Special Style is also fantastic for getting a feel for any Tekken 8 character. This has allowed me to find a love for the likes of Victor Chevalier and Acuzena – both new additions to the franchise. While there are some imbalances in relation to characters thus far (especially for new characters), I’ve enjoyed playing as pretty much everybody! As such, it feels as though Bandai Namco have picked a fantastic roster with no wasted spots on show.
I’m slightly disappointed relative to previous Tekken instalments that only 32 characters are in the base roster. However, when comparing to other popular fighting games, I have no right to really complain. Besides, it felt as though a few characters on Tekken 7’s base roster were uninteresting, whereas everybody here feels like a worthwhile inclusion. Although, having Eddy Gordo as DLC is cheeky from Bandai Namco, alongside Lydia, Lei, Ganryu and Bob missing from the roster.
I mentioned cutscenes previously and their contribution to cinematic storytelling in Tekken 8. The Dark Awakens is wonderful in execution due to this. At times, it feels as though I’m watching a film unfold, and given another narrative-based game mode (which we’ll discuss shortly), I’m delighted to have The Dark Awakens present in Tekken 8. With Jin as lead protagonist once again, the story itself is incredibly enjoyable to immerse myself in. What’s even better is that most of the roster is involved.
In Tekken 7 especialIy, I disliked how The Mishima Bloodline (that game’s story mode) involved less than half of the roster (especially with a lack of character endings). Having more of the roster involved in The Dark Awakens is a superb choice because most characters evolve in some way, keeping them fresh. With no spoilers, Xiaoyu, Paul and Law receive some well-deserved spotlights.
Coming away from The Dark Awakens, we have Arcade Quest acting as another narrative-driven mode. Following customising your own character, you set off on a quest to become the best Tekken player in the world, exploring locations and encountering NPC players. This story is entirely offline, but it’s a great way for players new and old to sharpen their skills, especially with Special Style and the Heat System’s introductions. Scenarios will be put before you in some matches that force you to learn the ways of Tekken 8. Otherwise, you face gradually tougher opponents on your quest.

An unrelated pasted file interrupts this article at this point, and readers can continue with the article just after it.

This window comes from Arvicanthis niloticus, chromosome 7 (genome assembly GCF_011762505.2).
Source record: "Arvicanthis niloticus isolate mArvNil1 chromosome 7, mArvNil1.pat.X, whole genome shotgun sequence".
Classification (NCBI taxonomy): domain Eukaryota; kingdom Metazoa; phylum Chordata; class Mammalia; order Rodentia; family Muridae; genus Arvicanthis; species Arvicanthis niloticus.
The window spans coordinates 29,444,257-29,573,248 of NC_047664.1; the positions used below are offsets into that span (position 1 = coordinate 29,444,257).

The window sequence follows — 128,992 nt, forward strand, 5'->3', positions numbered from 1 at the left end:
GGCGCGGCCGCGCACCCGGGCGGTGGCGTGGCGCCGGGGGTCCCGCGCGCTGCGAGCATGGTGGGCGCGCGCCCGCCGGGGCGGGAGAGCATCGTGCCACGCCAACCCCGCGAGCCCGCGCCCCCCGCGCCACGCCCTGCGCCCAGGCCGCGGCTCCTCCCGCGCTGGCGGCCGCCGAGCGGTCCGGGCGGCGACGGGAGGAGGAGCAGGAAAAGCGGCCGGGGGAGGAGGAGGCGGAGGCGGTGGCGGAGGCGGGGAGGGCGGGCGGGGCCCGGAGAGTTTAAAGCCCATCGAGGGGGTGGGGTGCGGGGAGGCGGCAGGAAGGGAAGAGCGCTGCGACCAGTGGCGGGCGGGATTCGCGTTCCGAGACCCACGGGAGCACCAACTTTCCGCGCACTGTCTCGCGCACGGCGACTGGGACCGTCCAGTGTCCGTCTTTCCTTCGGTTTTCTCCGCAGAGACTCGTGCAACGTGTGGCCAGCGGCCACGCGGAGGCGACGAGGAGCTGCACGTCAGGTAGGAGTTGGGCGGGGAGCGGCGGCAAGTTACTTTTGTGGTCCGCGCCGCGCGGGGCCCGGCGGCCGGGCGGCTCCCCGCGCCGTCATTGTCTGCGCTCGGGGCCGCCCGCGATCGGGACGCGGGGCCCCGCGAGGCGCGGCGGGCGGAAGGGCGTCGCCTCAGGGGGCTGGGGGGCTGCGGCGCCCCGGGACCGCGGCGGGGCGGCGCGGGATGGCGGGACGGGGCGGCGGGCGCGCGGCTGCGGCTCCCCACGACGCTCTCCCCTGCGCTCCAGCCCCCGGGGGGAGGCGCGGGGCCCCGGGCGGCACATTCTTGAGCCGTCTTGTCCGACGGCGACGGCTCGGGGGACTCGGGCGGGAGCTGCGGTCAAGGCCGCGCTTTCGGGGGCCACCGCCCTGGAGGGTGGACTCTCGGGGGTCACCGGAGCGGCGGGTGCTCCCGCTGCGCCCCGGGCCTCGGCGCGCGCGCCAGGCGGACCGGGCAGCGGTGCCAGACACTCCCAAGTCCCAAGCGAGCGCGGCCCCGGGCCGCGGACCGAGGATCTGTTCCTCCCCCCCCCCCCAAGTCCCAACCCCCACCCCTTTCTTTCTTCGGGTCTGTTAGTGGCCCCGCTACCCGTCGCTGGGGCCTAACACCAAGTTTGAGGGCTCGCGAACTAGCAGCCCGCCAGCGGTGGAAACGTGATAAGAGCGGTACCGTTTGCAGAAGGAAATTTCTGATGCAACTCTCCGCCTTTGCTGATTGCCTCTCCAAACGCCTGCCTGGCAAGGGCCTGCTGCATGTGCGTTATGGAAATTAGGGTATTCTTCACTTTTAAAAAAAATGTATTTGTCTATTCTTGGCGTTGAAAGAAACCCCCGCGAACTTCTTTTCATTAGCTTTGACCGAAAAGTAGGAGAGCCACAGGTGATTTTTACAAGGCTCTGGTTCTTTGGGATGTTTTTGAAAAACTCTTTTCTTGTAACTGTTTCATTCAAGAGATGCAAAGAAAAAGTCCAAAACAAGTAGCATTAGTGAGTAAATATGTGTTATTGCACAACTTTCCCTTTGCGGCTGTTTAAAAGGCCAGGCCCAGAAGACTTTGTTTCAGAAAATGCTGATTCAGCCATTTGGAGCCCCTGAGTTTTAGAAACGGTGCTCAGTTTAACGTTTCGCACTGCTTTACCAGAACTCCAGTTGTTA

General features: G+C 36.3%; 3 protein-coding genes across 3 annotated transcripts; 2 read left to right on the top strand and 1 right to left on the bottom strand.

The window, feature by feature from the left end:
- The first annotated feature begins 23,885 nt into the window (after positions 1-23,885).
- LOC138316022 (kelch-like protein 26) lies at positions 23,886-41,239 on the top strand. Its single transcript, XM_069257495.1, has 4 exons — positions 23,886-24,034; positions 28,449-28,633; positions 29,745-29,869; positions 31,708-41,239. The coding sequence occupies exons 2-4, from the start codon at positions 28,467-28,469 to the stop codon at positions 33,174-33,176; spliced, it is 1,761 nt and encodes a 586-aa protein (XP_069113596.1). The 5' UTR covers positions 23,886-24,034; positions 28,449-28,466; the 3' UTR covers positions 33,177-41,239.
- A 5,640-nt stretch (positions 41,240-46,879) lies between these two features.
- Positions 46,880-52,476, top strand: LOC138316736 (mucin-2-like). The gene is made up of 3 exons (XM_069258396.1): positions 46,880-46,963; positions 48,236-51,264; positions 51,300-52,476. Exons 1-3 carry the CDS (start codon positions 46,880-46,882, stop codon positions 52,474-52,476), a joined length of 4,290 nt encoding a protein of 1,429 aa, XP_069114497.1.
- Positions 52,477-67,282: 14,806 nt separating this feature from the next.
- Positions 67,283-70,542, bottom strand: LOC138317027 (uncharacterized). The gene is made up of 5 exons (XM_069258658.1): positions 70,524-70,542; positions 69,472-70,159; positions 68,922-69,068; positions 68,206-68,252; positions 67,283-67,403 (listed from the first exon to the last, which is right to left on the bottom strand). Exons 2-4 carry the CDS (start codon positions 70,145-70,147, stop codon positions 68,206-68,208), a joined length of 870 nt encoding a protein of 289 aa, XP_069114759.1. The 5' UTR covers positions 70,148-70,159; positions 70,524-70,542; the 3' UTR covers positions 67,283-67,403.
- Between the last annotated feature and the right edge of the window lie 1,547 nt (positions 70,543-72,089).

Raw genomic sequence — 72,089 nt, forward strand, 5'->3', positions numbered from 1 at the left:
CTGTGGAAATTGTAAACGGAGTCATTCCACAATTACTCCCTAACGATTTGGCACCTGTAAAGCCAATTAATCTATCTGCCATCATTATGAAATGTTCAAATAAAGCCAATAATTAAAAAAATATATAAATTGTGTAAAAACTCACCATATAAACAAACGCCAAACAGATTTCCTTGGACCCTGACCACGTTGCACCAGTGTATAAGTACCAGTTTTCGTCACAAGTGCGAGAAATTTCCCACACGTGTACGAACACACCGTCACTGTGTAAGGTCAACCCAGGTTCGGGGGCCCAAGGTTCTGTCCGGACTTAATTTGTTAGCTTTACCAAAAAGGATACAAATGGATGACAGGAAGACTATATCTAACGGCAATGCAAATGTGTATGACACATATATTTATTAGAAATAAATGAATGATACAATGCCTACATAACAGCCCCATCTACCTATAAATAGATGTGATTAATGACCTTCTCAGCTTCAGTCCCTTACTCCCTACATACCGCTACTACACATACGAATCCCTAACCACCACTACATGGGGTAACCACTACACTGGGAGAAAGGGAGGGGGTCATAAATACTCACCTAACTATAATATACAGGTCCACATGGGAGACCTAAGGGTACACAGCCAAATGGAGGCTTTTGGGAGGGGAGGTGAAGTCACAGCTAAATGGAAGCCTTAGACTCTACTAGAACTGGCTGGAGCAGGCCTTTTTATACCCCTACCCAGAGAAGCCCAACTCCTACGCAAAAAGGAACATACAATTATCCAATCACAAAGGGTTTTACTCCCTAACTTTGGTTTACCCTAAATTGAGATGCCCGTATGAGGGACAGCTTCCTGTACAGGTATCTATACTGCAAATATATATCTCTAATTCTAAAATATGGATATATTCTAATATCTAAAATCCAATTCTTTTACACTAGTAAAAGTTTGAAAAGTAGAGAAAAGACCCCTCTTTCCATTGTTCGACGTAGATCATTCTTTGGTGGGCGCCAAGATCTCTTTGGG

Customisation comes into play when creating your avatar. It allows you to make your character somewhat unique (mine looks like a Pokémon trainer). Nothing mind-blowing happens in relation to this, and I can somewhat say the same for customisation outside of Arcade Quest. Each of the 32 characters also have enough options to make your character look the way you want them to. However, I do feel the likes of Tekken 5 and Tekken 7 have better, more diverse systems.
Your custom avatar made in Arcade Quest doesn’t just serve this purpose. Introducing the Tekken Fight Lounge! As your avatar, you can explore a small area and encounter other players to initiate battles. Yes, it’s simply a lobby but one with plenty of charm. The Tekken Fight Lounge makes finding online matches easier for sure, and luckily, Tekken 8‘s online play is solid. It doesn’t take too long to find a match. Most of the time, you’re also up against players with similar skill levels. Impressively, I’ve rarely encountered connection issues online throughout Tekken 8, which has been a problem in fighting games generally. Matches outside of the region haven’t had many issues either!
Tekken 8‘s package so far is already magnificent! If this isn’t enough, let me introduce Tekken Ball! For those who never played Tekken 3 or have never heard of Tekken Ball, imagine the Tekken formula mixed with beach volleyball. Tekken Ball requires something different from players. Rather than the constant close-quarters combat, Tekken Ball works at any range. Tekken Ball requires different strategies from regular Tekken matches, evolving what we already have in the form of Tekken 8’s gameplay. Tekken Ball is entertaining, making for a wonderful break from the rest of Tekken 8. Playing online too brings a smile to my face, it’s just a shame Gon isn’t a playable character. Tekken Ball more than fills the void left by Team Battle and Tekken Bowl. But could we see Team Battle and Tekken Bowl in DLC?
Bandai Namco have smashed it out of the park with Tekken 8! Whether it’s a plethora of content, further development for pretty much every character on the roster or the stunning current-gen visuals, there’s little to complain about with the newest instalment! Yes, there could be more characters, stages or customisation options – these are nitpicky complaints when compared to the positives. Did I mention that Tekken Ball is back?
Developer: Bandai Namco Studios
Publisher: Bandai Namco Entertainment
Platforms: PlayStation 5, Xbox Series X and Series S, Microsoft Windows
Release Date: 25th January 2024